The lower section of the river appeals to those looking to paddle vast waters. It’s flat and over a hundred yards wide. It offers quiet paddling as there are no dams and rapids to struggle with. Put your kayak in at Prairie Du Sac and follow the river to Sauk City. Expect dense forests, wildlife, and tall cliffs.

For aggressive waters, head over to the section of the river near Wausau. There’s a whitewater park that attracts the best boaters and even holds competitions. Join the races and showcase your skills.

Some of the wildlife you’ll likely see here include white-tailed deer, coyotes, fox, otter, beaver, and muskrat. You can also catch a few walleyes, muskellunge, and northern pike.

More info on The Wisconsin River

Peshtigo River

Peshtigo River Kayaking

The Peshtigo River is famous for two reasons: it’s got the most and largest rapids in the state, and secondly, it’s where the deadliest fire happened in 1871, killing an estimated 1500 – 2500 people.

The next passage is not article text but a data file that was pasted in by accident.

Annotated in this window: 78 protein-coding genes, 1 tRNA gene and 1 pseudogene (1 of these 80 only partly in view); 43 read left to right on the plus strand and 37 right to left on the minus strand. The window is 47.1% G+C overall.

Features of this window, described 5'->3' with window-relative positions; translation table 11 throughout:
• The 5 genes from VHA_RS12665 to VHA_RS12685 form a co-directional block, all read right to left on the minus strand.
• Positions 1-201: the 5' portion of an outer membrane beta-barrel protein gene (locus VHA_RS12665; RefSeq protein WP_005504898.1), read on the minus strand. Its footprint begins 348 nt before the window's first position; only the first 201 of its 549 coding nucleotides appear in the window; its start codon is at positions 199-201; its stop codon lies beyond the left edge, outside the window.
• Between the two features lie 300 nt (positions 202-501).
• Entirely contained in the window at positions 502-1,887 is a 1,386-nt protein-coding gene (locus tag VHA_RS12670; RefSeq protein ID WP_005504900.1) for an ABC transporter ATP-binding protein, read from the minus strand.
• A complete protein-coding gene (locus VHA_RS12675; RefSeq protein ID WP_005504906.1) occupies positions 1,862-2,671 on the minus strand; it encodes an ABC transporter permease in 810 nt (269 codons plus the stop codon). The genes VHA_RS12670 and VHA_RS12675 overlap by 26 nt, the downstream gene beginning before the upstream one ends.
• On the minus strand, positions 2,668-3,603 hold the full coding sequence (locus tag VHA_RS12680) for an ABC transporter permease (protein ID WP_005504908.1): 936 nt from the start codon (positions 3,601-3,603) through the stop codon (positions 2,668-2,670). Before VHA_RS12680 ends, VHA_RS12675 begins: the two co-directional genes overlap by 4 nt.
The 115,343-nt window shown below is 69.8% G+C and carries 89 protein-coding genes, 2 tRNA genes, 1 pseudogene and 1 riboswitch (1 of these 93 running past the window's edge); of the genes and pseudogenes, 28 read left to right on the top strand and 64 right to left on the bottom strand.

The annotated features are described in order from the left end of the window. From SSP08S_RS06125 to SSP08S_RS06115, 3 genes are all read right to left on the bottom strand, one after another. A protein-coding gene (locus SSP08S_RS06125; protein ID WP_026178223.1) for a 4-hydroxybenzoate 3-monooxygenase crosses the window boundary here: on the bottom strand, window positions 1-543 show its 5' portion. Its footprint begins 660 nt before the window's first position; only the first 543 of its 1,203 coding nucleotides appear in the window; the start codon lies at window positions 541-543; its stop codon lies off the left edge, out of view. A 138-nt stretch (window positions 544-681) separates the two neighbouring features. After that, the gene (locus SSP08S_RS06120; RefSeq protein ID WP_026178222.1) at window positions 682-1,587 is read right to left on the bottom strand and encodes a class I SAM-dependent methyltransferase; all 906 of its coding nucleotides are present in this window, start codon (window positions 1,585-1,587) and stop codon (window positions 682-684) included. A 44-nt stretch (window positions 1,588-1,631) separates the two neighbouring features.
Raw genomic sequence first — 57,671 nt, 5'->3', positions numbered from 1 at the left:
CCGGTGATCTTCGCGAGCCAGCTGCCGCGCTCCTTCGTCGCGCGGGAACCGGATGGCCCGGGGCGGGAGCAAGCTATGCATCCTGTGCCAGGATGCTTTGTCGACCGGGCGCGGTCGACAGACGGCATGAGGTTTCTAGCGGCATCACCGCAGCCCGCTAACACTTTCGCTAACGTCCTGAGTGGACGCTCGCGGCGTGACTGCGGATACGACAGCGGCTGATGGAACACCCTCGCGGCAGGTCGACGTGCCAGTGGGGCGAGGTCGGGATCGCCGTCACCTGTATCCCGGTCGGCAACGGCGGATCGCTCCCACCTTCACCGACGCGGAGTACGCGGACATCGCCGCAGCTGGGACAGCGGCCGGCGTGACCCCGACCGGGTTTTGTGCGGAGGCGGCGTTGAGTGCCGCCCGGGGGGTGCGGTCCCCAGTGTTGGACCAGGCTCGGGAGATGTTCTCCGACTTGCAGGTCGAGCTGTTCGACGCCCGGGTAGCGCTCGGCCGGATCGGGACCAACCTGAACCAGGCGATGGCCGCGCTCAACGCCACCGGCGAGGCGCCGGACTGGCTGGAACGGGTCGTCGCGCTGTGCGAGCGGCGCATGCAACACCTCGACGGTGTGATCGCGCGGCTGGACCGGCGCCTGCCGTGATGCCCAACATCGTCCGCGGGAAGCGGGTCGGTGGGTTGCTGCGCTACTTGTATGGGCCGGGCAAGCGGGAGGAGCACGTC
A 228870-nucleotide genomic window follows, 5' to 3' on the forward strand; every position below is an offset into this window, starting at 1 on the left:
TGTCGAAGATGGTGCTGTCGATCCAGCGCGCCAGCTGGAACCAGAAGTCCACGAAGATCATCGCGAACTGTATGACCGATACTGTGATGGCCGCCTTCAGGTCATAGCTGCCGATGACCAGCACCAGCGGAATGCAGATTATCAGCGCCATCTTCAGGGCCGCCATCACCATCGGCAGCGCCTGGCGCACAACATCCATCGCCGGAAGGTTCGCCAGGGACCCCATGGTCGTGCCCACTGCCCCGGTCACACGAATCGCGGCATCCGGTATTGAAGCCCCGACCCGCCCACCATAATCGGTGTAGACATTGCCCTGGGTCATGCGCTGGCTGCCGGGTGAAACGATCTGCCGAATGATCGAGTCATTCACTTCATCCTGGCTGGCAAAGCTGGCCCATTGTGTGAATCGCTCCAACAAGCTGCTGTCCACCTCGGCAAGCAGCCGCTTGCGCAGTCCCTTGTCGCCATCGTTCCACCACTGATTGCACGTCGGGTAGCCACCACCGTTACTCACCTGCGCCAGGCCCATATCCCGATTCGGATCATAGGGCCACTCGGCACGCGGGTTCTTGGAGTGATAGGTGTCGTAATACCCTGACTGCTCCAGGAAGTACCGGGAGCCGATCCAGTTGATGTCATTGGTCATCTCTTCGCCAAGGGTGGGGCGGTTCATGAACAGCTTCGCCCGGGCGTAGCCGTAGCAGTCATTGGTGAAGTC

So as you paddle the take on class I to IV whitewater to enjoy the scenic surrounding and invigorate, please pay your respect to the dearly departed.

The water trail on the upper section of the river from Dam Landing is the most challenging, except for unforgiving rapids, narrow chutes, large waves, and sizable boulder gardens. Indeed, the stretch is referred to as the Roaring Rapids section. Don’t take on the waters unless you are sure of your skills. Experts will find it a paradise,

For people with intermediate skill levels, try the Goodman Park to Farm Dam water stretch; and for beginners, the Big Joe to CC Bridge stretch is for you.